Anne Creel’s novel, The Magic of Ordinary Days, is one of my favorite books. Made into a beautiful Hallmark movie, it stars Keri Russell as a bookish minister’s daughter who, like us, is thrust into a sweeping new normal. Against the backdrop of global war, Olivia Duran finds herself in a world she could not have imagined. A brief and regretful encounter with an airman, on leave from the war, changes everything. He leaves her alone and pregnant. Her life is now drastically altered. She is forced to abandon her graduate studies to marry to a stranger in distant rural Colorado. A quick ceremony is arranged. She is in a paper marriage to an uncomplicated farmer, who is grieving the loss of a brother, another casualty of war. Having been a student of anthropology and archeology, Olivia finds herself on a different kind of excavation. Living on a isolated farm with little to see in all directions, she digs into her own layers of beliefs. Steeped in despair, she slowly unearths the essence of life. She uncovers truths in the small ordinary workings of the day. And, while searching for meaning, love quietly tiptoes in.
In this new world we are in, I am on my own archaeological dig. At first my new horizon seemed as bleak and empty as the windswept plains. But unlike 1940s America, I have devices that keep me connected to a larger world. Yet the search for my own concept of existence lingers. In the gentle quiet, it clings. It whispers and waits.
The quieter you become, the more you can hear.Anonymous
In Creel’s novel, absent a world of noisy comings and goings, Olivia notices simple acts of kindness. Like fine lace, sweet expressions of love delicately fold into her new life. Inwardly, she nods to this grace. She begins her journey of namaste. So are we.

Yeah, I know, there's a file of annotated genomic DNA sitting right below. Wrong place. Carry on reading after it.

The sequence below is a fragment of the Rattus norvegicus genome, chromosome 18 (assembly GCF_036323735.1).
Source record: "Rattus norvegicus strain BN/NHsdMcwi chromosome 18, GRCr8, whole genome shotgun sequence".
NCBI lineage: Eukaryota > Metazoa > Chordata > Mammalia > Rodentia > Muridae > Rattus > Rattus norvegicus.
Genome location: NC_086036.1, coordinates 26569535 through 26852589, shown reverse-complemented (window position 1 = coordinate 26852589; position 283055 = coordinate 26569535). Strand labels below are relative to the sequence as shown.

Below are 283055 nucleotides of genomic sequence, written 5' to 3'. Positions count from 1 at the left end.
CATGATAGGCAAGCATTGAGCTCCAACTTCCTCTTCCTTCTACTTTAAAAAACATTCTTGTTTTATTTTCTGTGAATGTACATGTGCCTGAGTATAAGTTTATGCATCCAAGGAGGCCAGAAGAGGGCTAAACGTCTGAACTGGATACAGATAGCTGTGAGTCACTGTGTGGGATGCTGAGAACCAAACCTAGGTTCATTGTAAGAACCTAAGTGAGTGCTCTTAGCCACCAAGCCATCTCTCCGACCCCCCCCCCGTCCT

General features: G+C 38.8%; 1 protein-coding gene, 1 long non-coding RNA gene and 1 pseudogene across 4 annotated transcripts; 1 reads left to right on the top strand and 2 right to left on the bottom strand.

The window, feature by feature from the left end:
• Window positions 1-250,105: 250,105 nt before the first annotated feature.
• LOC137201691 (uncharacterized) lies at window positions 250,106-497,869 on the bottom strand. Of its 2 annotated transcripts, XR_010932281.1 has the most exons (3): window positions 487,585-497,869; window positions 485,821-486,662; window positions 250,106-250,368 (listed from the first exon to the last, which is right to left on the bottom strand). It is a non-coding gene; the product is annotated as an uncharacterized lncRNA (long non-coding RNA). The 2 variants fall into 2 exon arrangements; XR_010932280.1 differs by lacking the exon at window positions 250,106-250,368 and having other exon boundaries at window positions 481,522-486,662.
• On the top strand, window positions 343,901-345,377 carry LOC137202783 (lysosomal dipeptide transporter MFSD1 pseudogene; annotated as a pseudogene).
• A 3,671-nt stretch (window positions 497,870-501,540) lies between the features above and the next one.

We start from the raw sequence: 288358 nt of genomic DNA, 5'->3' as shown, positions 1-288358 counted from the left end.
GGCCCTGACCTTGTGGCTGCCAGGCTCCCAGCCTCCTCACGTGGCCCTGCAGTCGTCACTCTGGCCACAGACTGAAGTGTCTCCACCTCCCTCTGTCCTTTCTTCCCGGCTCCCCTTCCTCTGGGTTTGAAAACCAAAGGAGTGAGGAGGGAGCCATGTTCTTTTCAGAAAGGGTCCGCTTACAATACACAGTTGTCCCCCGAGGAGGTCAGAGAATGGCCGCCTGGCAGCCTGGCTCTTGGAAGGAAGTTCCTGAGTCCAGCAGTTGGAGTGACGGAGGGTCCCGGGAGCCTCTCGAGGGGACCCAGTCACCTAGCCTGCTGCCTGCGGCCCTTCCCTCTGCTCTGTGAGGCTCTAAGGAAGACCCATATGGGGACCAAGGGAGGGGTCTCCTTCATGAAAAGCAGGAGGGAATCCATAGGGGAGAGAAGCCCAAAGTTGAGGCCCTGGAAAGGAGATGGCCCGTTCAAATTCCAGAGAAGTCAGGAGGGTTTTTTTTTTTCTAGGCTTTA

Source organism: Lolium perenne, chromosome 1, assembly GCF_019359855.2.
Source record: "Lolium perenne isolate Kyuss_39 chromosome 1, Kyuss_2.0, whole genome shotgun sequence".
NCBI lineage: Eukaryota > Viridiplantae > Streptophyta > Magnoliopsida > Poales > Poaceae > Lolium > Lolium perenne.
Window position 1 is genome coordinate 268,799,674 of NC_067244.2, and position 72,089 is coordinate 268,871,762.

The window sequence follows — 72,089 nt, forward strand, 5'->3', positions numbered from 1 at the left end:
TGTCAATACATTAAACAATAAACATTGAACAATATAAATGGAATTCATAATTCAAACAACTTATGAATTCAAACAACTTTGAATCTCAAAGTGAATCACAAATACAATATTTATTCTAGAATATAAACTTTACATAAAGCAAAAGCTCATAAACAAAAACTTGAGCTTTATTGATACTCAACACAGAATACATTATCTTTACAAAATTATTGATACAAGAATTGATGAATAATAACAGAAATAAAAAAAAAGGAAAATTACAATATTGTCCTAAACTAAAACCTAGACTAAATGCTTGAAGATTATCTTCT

Namaste in the Ordinary Things
Last week I wrote about my new friend, George, who happens to be a small brown cow. Is there anything more ordinary than a cow in a pasture? Yet I came to enjoy spotting him each morning. This morning, continuing my pre-dawn routine, I returned to the farm and no George. Disappointed, I headed toward home, but one quick glance back and I saw something moving in the distance. On the far side of the barn, a brown dot was coming my way. I waited. George, slowly and steadily was walking to the fence that separated us. I felt such joy in his acknowledgment of me. Something inside of me bowed to the moment. Namaste.
And then this. An oyster pearl moon on the horizon. I delight in its beauty.
Let the light within me salute the light that is within you. Namaste.William Kuhn